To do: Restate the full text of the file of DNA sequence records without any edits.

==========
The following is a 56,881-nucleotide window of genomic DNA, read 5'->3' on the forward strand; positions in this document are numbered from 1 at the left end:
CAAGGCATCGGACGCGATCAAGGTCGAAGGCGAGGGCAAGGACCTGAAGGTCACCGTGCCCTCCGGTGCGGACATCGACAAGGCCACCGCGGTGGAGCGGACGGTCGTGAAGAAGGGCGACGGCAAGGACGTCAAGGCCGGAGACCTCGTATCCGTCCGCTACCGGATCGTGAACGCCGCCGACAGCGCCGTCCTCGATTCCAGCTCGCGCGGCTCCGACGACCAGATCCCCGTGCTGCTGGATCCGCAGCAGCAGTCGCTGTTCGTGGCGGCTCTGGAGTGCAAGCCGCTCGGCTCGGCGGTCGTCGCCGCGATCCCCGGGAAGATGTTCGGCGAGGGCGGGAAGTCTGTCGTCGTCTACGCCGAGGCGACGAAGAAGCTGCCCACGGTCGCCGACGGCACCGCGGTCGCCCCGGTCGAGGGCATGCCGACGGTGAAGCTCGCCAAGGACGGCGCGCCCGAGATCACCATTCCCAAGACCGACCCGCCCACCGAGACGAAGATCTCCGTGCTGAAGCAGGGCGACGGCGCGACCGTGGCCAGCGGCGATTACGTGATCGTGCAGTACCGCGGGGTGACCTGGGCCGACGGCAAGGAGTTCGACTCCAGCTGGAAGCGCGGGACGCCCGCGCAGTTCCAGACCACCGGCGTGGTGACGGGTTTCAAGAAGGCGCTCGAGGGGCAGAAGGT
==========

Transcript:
The following is a 56,881-nucleotide window of genomic DNA, read 5'->3' on the forward strand; positions in this document are numbered from 1 at the left end:
CAAGGCATCGGACGCGATCAAGGTCGAAGGCGAGGGCAAGGACCTGAAGGTCACCGTGCCCTCCGGTGCGGACATCGACAAGGCCACCGCGGTGGAGCGGACGGTCGTGAAGAAGGGCGACGGCAAGGACGTCAAGGCCGGAGACCTCGTATCCGTCCGCTACCGGATCGTGAACGCCGCCGACAGCGCCGTCCTCGATTCCAGCTCGCGCGGCTCCGACGACCAGATCCCCGTGCTGCTGGATCCGCAGCAGCAGTCGCTGTTCGTGGCGGCTCTGGAGTGCAAGCCGCTCGGCTCGGCGGTCGTCGCCGCGATCCCCGGGAAGATGTTCGGCGAGGGCGGGAAGTCTGTCGTCGTCTACGCCGAGGCGACGAAGAAGCTGCCCACGGTCGCCGACGGCACCGCGGTCGCCCCGGTCGAGGGCATGCCGACGGTGAAGCTCGCCAAGGACGGCGCGCCCGAGATCACCATTCCCAAGACCGACCCGCCCACCGAGACGAAGATCTCCGTGCTGAAGCAGGGCGACGGCGCGACCGTGGCCAGCGGCGATTACGTGATCGTGCAGTACCGCGGGGTGACCTGGGCCGACGGCAAGGAGTTCGACTCCAGCTGGAAGCGCGGGACGCCCGCGCAGTTCCAGACCACCGGCGTGGTGACGGGTTTCAAGAAGGCGCTCGAGGGGCAGAAGGT